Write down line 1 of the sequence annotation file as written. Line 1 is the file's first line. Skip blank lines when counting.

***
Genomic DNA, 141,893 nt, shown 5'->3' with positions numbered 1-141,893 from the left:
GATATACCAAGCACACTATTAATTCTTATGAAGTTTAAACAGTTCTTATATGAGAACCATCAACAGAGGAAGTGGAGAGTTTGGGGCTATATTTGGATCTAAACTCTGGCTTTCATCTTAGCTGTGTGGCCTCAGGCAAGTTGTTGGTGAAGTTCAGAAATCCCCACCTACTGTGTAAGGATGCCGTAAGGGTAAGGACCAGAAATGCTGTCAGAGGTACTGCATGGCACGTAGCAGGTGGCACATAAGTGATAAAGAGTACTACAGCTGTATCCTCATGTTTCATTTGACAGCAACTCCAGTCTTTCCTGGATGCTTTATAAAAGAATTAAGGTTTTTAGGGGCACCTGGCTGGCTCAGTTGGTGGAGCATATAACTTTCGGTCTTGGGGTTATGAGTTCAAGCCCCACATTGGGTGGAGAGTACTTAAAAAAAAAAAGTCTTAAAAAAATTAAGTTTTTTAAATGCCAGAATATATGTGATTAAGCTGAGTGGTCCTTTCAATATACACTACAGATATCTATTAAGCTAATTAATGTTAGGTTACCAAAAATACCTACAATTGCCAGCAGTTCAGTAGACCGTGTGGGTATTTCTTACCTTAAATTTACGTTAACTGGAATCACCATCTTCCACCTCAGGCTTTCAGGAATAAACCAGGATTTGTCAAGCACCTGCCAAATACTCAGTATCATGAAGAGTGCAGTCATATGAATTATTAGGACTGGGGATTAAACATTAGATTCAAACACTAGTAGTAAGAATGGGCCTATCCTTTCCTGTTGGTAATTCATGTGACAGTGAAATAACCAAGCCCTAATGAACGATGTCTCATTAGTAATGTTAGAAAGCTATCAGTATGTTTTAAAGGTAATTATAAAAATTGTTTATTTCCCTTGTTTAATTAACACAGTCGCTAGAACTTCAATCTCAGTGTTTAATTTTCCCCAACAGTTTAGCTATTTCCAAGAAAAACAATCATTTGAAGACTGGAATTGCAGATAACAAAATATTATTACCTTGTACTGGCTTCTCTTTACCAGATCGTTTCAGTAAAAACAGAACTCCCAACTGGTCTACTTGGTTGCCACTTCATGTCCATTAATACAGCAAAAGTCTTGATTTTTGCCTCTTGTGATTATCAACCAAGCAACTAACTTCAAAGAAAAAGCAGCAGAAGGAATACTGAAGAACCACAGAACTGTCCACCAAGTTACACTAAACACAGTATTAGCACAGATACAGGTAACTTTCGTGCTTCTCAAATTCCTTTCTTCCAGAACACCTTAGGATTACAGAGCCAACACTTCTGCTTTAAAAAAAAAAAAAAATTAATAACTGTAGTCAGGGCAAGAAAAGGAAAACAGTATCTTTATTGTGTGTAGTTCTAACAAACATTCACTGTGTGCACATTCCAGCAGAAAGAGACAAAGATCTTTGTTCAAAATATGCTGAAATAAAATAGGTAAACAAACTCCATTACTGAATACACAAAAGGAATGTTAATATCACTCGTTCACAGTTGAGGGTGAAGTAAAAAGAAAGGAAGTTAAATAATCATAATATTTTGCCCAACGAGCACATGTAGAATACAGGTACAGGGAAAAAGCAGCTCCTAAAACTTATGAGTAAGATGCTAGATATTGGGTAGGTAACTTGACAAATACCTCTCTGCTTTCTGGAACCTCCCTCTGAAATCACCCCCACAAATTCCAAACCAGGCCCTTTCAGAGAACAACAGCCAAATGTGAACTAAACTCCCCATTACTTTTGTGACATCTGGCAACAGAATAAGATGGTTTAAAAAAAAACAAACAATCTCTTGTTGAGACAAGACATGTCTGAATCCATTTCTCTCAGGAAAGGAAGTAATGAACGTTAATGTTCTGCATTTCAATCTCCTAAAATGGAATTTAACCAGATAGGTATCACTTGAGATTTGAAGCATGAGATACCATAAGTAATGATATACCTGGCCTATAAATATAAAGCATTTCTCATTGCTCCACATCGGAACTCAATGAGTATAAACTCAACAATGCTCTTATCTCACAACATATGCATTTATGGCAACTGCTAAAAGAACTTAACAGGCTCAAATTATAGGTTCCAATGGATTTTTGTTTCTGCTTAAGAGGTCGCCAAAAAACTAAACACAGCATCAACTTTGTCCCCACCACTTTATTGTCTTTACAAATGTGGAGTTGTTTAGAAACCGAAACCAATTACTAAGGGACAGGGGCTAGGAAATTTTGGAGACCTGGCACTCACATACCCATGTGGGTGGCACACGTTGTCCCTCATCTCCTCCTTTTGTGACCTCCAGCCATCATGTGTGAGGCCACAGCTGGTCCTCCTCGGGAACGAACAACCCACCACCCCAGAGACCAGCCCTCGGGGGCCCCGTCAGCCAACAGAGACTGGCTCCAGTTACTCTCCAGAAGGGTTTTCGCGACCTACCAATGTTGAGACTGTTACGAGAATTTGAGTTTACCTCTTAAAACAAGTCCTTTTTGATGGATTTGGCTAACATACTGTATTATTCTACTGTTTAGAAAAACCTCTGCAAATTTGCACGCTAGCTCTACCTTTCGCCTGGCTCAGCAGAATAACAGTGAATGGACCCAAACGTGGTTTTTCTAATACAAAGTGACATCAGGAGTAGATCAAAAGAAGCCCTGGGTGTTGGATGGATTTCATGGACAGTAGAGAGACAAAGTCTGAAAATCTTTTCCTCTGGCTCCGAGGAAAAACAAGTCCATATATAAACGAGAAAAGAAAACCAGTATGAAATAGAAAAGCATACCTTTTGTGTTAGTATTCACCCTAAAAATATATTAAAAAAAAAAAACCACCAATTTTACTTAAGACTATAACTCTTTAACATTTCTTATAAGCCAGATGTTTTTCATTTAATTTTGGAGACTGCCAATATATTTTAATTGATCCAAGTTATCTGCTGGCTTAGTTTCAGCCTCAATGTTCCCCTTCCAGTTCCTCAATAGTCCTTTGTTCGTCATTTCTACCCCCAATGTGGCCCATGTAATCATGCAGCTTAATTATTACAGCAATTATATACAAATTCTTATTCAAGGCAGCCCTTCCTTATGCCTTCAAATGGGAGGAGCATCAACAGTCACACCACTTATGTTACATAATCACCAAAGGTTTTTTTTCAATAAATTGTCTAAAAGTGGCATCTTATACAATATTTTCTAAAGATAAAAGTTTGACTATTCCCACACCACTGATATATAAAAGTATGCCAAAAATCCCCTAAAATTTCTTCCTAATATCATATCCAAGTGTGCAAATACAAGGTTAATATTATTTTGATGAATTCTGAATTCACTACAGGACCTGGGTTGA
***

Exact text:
Genomic DNA, 141,893 nt, shown 5'->3' with positions numbered 1-141,893 from the left: